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Erosion control for steep creek bank in Tennessee
June 12, 2010 – I have creek bank erosion problems in Woodlawn, Tennessee, northwest of Nashville. What plants can I place there. The bank is approximately 12ft almost vertical.
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Reducing Soil Erosion: Using Plants For Erosion Control

Urban building, natural forces and heavy traffic can wreak havoc on the landscape, causing erosion and loss of topsoil. Reducing soil erosion is important to preserve nutrient-rich soils and natural or unnatural configuration of the topography. Using plants for erosion control is an excellent biological method to safeguard the landscape and the shape of the land. There are many types of erosion control plants, but preventing erosion with native plants complements and accents the natural landscape. Native plants also need less specialized care and maintenance.

Reducing Soil Erosion

Conditions that promote soil erosion are rain, wind, physical disturbance and overuse. Overworked soils have few large plant species to help hold soil in place and have diminished nutrient resources. That dusty, lifeless soil is prone to blowing or leaching away, leaving exposed areas that become rife with weeds and unwanted species.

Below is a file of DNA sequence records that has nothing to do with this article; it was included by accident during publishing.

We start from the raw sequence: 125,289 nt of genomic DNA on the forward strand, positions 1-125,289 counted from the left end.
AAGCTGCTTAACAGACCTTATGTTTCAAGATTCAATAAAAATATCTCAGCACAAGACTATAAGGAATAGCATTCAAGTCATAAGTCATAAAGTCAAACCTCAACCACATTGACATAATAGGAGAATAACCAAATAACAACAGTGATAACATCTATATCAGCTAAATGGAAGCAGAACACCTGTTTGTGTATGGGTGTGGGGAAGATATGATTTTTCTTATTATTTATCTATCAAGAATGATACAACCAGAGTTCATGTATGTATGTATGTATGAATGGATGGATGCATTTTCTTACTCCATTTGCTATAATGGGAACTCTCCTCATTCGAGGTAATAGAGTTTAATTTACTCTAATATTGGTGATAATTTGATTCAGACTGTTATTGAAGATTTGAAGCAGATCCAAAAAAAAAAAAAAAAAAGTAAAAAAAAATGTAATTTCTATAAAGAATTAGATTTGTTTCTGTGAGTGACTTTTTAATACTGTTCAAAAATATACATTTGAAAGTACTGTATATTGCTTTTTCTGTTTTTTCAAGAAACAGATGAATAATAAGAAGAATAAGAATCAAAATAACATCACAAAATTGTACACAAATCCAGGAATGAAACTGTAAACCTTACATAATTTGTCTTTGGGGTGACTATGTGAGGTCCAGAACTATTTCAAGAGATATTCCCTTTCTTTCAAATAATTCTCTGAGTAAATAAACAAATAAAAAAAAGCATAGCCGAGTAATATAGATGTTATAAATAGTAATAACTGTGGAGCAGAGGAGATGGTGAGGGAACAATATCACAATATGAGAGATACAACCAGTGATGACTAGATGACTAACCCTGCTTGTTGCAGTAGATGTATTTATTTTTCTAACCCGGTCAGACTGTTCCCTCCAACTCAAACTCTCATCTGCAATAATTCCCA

Preventing erosion with native plants is a common ecological practice in land management. It is a relatively easy way to conserve top soils and prevent open areas from wearing away. Other methods include coir netting, mulching, terracing and wind or water breaks.

Erosion Control Plants

Cover crops, such as vetch, rye and clover, are excellent plants for erosion control. These hardy easy to grow plants send out nets of roots that help hold topsoil in place while also reducing competitive weeds. When tilled back into the soil, they increase the nutrient density as they compost.

Other types of erosion control plants might include the ground covers. Examples of ornamental erosion control are:

  • Ivy
  • Vinca/periwinkle
  • Creeping juniper
  • Weeping forsythia

Even smaller plants like wooly thyme and baby tears are helpful in preventing weeds in overworked soils and protect the topsoil, allowing it to recover nutrients and tilth.

Grasses for Soil Erosion

Native grass plants are useful for erosion control and have the added benefit of fitting readily into the landscape. They will easily transplant and take in conditions that mimic their natural habitat. Native grasses also need less maintenance as they are adapted to the region in which they occur and receive most of their needs in the existing site. The right grasses for soil erosion depend upon your zone and region.